3. Do emphasize people’s strengths and sources of joy. Living in poverty can take a toll on your well-being. By no means should we downplay the impacts of poverty. At the same time, not everyone living on a low income is living in despair. People experiencing poverty are just as capable – and worthy – of joy as is anyone else. Highlight what people are good at and what they love in balance with any description of the more challenging parts of their lives.
  4. Do not criminalize poverty. People living in poverty do the best they can to get by, day-to-day. People are not violent or likely to commit a crime simply because they are experiencing poverty. Avoid language that implies people are “living on the edge.” This paints a picture of dangerous desperation that isn’t accurate at all for most folks.
  5. Do speak about social supports (accurately). There is a patchwork of social support available to those experiencing poverty. If and when possible, include information about resources people might not know are available. At the same time, do not exaggerate the social safety net. Welfare and disability rates do not provide a basic liveable income for most people. Social services can never solve systemic poverty – only alleviate its symptoms.
  6. Do not equate poverty to a curse. Do not say “poverty-stricken” or “poverty-ridden”. Poverty is not an infectious disease or an affliction. Poverty does not define people’s identity or ways of being in the world.
  7. Do include all income levels in your audience base. Making broad statements about what “everyone” thinks or does when it comes to money or economic trends can alienate people on low incomes. Think carefully about how you approach your content and the messages you’re sending when you assume a universal middle-class experience with money.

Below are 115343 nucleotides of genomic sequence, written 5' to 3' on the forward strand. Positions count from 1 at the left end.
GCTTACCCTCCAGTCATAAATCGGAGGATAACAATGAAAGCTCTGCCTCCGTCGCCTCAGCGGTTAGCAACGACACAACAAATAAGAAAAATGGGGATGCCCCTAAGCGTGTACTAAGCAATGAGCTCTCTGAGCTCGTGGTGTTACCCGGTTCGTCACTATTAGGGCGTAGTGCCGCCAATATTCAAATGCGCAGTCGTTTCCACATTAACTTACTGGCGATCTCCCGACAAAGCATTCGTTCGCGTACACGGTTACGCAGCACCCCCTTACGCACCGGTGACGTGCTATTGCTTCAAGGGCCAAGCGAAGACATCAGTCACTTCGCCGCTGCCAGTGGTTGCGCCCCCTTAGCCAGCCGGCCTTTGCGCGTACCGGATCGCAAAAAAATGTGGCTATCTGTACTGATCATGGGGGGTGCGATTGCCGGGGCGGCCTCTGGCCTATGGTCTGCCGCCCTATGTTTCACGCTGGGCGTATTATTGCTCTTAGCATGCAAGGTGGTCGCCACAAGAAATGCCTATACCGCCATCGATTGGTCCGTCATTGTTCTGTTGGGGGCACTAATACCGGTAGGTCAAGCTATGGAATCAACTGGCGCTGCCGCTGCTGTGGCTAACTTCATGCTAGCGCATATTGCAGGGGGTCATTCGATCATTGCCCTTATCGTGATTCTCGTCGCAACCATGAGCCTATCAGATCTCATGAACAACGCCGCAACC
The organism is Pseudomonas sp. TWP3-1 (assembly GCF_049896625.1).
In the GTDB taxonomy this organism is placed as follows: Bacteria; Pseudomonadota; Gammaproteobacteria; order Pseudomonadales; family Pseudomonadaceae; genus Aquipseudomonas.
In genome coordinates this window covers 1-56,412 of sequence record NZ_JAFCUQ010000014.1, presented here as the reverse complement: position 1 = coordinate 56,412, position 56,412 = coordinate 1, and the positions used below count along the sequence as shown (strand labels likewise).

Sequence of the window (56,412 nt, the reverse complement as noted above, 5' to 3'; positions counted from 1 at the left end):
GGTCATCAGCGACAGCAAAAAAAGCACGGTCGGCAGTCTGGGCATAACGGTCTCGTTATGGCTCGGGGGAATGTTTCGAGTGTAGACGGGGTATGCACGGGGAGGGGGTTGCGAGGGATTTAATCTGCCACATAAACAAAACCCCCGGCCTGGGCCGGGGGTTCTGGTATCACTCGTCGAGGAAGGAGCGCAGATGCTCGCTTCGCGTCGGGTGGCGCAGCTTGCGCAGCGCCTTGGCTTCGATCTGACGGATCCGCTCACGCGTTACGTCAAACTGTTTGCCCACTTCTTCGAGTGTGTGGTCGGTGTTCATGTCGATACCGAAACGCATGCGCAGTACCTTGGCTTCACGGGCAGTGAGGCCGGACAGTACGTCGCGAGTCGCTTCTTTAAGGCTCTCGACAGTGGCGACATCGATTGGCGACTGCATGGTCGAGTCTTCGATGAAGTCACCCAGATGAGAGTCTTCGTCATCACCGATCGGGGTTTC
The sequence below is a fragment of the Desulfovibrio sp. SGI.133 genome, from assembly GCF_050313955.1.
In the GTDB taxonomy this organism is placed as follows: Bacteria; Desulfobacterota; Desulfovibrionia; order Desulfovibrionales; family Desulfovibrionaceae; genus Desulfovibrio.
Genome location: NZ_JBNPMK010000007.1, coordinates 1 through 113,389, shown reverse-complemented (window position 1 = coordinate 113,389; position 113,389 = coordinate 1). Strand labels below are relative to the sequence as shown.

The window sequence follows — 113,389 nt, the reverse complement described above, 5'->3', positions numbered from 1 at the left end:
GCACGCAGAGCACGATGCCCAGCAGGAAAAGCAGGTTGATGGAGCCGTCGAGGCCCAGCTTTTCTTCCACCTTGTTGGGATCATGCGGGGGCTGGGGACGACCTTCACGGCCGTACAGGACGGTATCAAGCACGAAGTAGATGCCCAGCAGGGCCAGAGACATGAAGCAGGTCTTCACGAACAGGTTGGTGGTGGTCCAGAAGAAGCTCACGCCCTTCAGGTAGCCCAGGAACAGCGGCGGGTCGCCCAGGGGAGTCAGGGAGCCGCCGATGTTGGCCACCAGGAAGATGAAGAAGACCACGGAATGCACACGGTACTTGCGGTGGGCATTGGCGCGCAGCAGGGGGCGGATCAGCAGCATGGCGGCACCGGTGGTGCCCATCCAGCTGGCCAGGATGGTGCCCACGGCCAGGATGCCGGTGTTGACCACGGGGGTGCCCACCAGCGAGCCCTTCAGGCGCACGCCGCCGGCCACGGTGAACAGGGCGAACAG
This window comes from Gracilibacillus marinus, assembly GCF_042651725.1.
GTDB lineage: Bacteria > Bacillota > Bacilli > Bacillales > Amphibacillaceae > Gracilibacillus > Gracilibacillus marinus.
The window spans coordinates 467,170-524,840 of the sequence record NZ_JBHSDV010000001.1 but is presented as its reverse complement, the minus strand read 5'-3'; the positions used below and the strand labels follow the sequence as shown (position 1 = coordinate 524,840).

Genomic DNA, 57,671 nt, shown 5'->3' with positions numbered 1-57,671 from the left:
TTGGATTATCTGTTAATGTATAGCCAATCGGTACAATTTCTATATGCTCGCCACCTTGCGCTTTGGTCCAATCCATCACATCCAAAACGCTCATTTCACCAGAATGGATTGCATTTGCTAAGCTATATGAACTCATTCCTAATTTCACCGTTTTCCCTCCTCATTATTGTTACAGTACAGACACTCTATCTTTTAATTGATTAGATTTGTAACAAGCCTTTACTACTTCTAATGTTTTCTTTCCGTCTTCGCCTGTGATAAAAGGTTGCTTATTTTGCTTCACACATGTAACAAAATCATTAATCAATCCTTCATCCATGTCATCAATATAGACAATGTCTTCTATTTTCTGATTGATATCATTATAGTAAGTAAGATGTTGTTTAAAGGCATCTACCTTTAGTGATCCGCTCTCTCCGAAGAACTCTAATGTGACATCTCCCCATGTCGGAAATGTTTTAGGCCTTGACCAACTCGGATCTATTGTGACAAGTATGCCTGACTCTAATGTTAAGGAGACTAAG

8. Do not associate poverty with poor lifestyle choices. We all make choices every day, some healthy and others not as much. People experiencing poverty are often subjected to heightened scrutiny over lifestyle choices. It just isn’t fair when we all have vices – and only some of us are criticized for it.

closing thoughts

As Lori Kleinsmith wrote (referenced here), “The pathways into and out of poverty are much more complex than a snapshot… [M]any readers are unable to see beyond the surface and to be empathetic to a person’s circumstances, choosing instead to speculate or criticize.”

When we build better conversations, we inevitably force ourselves out of the snapshots of everyday life. We call upon ourselves and others to go a bit deeper than what’s on the surface and to lead with empathy. We hope that in doing so, speculation and criticism subside in favour of compassion, understanding and solution-oriented thinking. We hope that different language can spur change.

Call us in. What did we miss? What doesn’t sound right? Let us know how you’ve learned to talk about poverty and why it matters. We’d love to hear from you.

Caucasian woman sitting with legs crossed smiling at the camera
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Natalie has over a decade of experience in strategic communication. She is passionate about powerful stories that inspire positive action.